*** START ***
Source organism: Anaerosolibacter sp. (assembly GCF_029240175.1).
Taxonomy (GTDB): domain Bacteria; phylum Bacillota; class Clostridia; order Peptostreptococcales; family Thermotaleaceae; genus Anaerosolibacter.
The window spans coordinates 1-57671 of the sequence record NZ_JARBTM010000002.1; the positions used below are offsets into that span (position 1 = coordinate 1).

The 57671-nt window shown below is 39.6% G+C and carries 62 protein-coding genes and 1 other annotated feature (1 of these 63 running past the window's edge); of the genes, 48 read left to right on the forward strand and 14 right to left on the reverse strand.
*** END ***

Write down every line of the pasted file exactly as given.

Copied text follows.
Source organism: Anaerosolibacter sp. (assembly GCF_029240175.1).
Taxonomy (GTDB): domain Bacteria; phylum Bacillota; class Clostridia; order Peptostreptococcales; family Thermotaleaceae; genus Anaerosolibacter.
The window spans coordinates 1-57671 of the sequence record NZ_JARBTM010000002.1; the positions used below are offsets into that span (position 1 = coordinate 1).

The 57671-nt window shown below is 39.6% G+C and carries 62 protein-coding genes and 1 other annotated feature (1 of these 63 running past the window's edge); of the genes, 48 read left to right on the forward strand and 14 right to left on the reverse strand.